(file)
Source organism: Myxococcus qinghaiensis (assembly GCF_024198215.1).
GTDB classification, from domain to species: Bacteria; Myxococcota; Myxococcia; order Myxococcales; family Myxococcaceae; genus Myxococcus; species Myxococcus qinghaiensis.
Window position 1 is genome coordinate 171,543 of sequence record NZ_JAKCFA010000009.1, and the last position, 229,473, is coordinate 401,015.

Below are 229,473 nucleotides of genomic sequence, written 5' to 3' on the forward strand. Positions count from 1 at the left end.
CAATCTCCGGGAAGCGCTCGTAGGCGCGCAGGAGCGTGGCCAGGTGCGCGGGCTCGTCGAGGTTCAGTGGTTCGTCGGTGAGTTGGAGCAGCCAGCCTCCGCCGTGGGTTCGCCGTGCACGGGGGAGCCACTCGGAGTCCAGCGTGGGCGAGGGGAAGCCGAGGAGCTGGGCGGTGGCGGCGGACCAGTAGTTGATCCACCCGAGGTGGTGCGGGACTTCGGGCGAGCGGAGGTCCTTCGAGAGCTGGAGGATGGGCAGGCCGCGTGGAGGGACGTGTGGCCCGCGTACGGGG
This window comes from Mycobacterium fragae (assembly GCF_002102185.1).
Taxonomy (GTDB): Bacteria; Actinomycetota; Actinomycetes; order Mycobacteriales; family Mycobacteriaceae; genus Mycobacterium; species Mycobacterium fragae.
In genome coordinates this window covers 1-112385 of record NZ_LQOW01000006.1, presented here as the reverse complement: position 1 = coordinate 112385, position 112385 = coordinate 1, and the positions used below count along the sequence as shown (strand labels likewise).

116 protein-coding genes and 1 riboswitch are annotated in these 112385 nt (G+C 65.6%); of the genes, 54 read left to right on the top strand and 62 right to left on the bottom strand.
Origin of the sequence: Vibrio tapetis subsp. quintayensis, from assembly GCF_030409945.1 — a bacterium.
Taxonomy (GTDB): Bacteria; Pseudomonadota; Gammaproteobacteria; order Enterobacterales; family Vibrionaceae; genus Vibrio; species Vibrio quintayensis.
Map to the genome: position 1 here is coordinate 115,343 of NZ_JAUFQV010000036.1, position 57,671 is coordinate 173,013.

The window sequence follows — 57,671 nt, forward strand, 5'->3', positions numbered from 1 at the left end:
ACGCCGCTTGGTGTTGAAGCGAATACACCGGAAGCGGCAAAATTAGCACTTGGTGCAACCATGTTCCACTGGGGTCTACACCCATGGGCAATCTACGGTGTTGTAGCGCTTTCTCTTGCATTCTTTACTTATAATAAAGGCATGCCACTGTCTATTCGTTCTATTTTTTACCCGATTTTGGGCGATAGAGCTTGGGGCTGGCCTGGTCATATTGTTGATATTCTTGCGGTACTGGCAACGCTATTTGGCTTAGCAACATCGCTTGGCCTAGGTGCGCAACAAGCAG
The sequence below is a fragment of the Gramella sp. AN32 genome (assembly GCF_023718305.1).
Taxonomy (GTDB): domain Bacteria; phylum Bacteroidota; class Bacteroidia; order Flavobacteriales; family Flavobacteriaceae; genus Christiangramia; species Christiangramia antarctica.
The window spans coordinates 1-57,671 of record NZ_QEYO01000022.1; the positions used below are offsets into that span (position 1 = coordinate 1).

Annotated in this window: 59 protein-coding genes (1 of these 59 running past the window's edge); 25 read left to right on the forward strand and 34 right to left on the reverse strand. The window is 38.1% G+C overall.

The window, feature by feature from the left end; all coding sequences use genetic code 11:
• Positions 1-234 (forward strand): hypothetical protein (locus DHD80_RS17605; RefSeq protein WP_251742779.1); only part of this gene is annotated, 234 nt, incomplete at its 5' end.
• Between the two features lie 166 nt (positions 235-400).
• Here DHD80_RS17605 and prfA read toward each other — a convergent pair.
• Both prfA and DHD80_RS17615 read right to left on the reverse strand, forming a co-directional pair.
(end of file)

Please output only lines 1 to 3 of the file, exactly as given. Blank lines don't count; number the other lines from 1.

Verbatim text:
Source organism: Myxococcus qinghaiensis (assembly GCF_024198215.1).
GTDB classification, from domain to species: Bacteria; Myxococcota; Myxococcia; order Myxococcales; family Myxococcaceae; genus Myxococcus; species Myxococcus qinghaiensis.
Window position 1 is genome coordinate 171,543 of sequence record NZ_JAKCFA010000009.1, and the last position, 229,473, is coordinate 401,015.